In combating this, it is often helpful to use large capacitors with large capacitance reservoirs of charge. This idea of employing a large capacitive reservoir is a great idea, provided the reservoir is capable of discharging in a fast transient environment. This is where the problem lies. All capacitors are not equal in their performance. Using a bigger cap is not always the best answer. Ideally, the capacitor should be sized for the amount of charge needed to supply transient current to the circuit for which the capacitor is filtering or decoupling. Therefore, it is important to know your environment from a frequency perspective (i.e., what frequencies can cause unwanted interference) and power-needs perspective.

Capacitors are never ideal and have distinctive resonance points that limit their useful frequency response capability. Larger caps have the tendency to respond well to DC-type signals whereas smaller value chip caps have a much higher frequency response (see Figure 1). The key is to know your environment and use a combination of smaller capacitors in parallel with the larger capacitors if possible — especially in your board development.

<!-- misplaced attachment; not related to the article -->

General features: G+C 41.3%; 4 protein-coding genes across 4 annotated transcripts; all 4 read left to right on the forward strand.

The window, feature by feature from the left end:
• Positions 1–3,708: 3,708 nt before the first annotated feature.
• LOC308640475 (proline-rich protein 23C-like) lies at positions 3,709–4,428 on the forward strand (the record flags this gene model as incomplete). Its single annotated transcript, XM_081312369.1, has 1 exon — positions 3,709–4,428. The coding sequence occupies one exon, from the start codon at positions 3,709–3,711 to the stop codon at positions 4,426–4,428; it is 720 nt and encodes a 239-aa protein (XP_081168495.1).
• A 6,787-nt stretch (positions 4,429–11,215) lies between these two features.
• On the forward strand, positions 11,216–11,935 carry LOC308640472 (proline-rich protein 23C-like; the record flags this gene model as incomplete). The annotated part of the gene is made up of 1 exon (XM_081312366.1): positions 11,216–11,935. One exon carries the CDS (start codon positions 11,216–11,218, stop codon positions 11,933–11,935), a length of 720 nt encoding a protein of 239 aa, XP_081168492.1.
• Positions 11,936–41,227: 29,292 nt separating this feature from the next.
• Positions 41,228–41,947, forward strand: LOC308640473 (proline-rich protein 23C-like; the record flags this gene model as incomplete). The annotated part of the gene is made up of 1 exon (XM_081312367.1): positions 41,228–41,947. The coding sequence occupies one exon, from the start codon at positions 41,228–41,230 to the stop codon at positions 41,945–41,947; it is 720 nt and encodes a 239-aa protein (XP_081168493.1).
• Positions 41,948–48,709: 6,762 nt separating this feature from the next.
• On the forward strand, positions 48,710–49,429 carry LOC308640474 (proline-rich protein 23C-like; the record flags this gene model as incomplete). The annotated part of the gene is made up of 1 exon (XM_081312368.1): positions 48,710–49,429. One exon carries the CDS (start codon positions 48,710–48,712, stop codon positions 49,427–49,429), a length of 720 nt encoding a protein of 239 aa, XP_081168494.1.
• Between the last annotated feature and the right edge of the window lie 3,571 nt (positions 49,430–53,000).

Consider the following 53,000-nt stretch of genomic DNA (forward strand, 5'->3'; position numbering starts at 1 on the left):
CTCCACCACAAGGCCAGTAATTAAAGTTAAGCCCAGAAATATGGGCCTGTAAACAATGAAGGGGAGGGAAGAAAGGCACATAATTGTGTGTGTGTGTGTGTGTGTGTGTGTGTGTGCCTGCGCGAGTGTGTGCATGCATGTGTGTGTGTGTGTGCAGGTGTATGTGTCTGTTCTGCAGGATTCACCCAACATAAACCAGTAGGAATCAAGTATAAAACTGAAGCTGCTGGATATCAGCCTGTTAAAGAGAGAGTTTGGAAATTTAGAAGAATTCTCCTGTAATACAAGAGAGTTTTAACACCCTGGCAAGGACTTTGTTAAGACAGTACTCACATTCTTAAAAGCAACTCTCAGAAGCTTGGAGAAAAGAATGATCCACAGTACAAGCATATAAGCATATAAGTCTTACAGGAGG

**Figure 1**

The frequency response curves shown in Figure 1 also exist for embedded capacitors. Typically, the preferred use of caps for filtering supplies and other sources of unwanted energy is on-chip metal-to-metal caps. The problem is that these caps have low capacitance density and result in large areas consumed on the die. Therefore, the other often used option is to use poly-to-poly or MOSFET capacitors. These caps offer more capacitance density but suffer from poorer frequency response and are not as linear. However, with the correct choice of capacitor sizes the effects of reduced frequency performance can somewhat be mitigated.